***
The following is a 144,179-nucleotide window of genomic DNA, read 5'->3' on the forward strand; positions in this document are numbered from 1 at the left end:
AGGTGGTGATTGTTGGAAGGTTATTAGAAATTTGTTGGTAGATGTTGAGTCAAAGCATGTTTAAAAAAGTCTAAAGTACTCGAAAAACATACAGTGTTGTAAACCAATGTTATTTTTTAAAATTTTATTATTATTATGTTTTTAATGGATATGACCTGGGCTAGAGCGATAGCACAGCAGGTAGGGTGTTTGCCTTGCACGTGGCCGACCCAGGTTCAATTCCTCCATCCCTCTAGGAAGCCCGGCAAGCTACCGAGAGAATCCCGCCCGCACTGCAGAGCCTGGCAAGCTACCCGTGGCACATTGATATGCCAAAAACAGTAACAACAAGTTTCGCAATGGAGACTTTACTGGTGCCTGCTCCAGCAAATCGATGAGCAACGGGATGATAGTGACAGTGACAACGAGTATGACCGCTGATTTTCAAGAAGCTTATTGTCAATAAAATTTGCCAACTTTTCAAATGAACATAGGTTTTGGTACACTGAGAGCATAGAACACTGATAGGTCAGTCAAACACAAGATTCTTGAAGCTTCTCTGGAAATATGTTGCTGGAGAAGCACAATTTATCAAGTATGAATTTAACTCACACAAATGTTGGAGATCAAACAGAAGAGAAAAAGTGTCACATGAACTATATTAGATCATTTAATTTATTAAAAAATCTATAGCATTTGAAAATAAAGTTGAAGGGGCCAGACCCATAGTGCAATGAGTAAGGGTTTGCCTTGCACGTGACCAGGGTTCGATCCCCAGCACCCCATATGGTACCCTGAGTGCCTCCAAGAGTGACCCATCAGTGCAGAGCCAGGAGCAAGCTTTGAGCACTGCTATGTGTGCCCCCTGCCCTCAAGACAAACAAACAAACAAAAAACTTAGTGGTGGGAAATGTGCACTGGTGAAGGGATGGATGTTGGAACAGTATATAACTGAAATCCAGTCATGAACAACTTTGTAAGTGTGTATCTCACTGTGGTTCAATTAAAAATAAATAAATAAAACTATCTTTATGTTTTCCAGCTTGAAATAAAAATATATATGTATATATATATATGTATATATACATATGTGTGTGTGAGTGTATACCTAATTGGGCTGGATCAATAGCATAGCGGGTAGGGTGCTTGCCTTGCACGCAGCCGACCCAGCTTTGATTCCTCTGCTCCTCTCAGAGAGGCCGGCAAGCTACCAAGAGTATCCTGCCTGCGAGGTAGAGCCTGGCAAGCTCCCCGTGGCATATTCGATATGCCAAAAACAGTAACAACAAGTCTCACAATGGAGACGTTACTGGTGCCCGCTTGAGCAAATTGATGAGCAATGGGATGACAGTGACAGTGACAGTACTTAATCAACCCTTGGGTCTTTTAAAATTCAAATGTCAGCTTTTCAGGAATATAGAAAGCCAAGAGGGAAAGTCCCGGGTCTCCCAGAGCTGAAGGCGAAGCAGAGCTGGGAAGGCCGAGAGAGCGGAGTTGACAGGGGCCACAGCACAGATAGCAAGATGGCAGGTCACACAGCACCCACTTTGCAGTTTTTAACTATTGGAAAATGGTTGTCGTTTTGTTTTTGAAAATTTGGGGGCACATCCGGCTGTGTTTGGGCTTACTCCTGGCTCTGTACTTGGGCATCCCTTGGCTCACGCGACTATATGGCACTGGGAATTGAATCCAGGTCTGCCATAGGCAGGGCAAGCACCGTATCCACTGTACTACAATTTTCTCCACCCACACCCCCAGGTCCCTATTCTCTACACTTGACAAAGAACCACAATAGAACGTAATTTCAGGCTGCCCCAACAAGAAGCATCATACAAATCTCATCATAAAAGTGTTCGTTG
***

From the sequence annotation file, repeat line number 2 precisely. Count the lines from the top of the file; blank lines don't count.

AGGTGGTGATTGTTGGAAGGTTATTAGAAATTTGTTGGTAGATGTTGAGTCAAAGCATGTTTAAAAAAGTCTAAAGTACTCGAAAAACATACAGTGTTGTAAACCAATGTTATTTTTTAAAATTTTATTATTATTATGTTTTTAATGGATATGACCTGGGCTAGAGCGATAGCACAGCAGGTAGGGTGTTTGCCTTGCACGTGGCCGACCCAGGTTCAATTCCTCCATCCCTCTAGGAAGCCCGGCAAGCTACCGAGAGAATCCCGCCCGCACTGCAGAGCCTGGCAAGCTACCCGTGGCACATTGATATGCCAAAAACAGTAACAACAAGTTTCGCAATGGAGACTTTACTGGTGCCTGCTCCAGCAAATCGATGAGCAACGGGATGATAGTGACAGTGACAACGAGTATGACCGCTGATTTTCAAGAAGCTTATTGTCAATAAAATTTGCCAACTTTTCAAATGAACATAGGTTTTGGTACACTGAGAGCATAGAACACTGATAGGTCAGTCAAACACAAGATTCTTGAAGCTTCTCTGGAAATATGTTGCTGGAGAAGCACAATTTATCAAGTATGAATTTAACTCACACAAATGTTGGAGATCAAACAGAAGAGAAAAAGTGTCACATGAACTATATTAGATCATTTAATTTATTAAAAAATCTATAGCATTTGAAAATAAAGTTGAAGGGGCCAGACCCATAGTGCAATGAGTAAGGGTTTGCCTTGCACGTGACCAGGGTTCGATCCCCAGCACCCCATATGGTACCCTGAGTGCCTCCAAGAGTGACCCATCAGTGCAGAGCCAGGAGCAAGCTTTGAGCACTGCTATGTGTGCCCCCTGCCCTCAAGACAAACAAACAAACAAAAAACTTAGTGGTGGGAAATGTGCACTGGTGAAGGGATGGATGTTGGAACAGTATATAACTGAAATCCAGTCATGAACAACTTTGTAAGTGTGTATCTCACTGTGGTTCAATTAAAAATAAATAAATAAAACTATCTTTATGTTTTCCAGCTTGAAATAAAAATATATATGTATATATATATATGTATATATACATATGTGTGTGTGAGTGTATACCTAATTGGGCTGGATCAATAGCATAGCGGGTAGGGTGCTTGCCTTGCACGCAGCCGACCCAGCTTTGATTCCTCTGCTCCTCTCAGAGAGGCCGGCAAGCTACCAAGAGTATCCTGCCTGCGAGGTAGAGCCTGGCAAGCTCCCCGTGGCATATTCGATATGCCAAAAACAGTAACAACAAGTCTCACAATGGAGACGTTACTGGTGCCCGCTTGAGCAAATTGATGAGCAATGGGATGACAGTGACAGTGACAGTACTTAATCAACCCTTGGGTCTTTTAAAATTCAAATGTCAGCTTTTCAGGAATATAGAAAGCCAAGAGGGAAAGTCCCGGGTCTCCCAGAGCTGAAGGCGAAGCAGAGCTGGGAAGGCCGAGAGAGCGGAGTTGACAGGGGCCACAGCACAGATAGCAAGATGGCAGGTCACACAGCACCCACTTTGCAGTTTTTAACTATTGGAAAATGGTTGTCGTTTTGTTTTTGAAAATTTGGGGGCACATCCGGCTGTGTTTGGGCTTACTCCTGGCTCTGTACTTGGGCATCCCTTGGCTCACGCGACTATATGGCACTGGGAATTGAATCCAGGTCTGCCATAGGCAGGGCAAGCACCGTATCCACTGTACTACAATTTTCTCCACCCACACCCCCAGGTCCCTATTCTCTACACTTGACAAAGAACCACAATAGAACGTAATTTCAGGCTGCCCCAACAAGAAGCATCATACAAATCTCATCATAAAAGTGTTCGTTG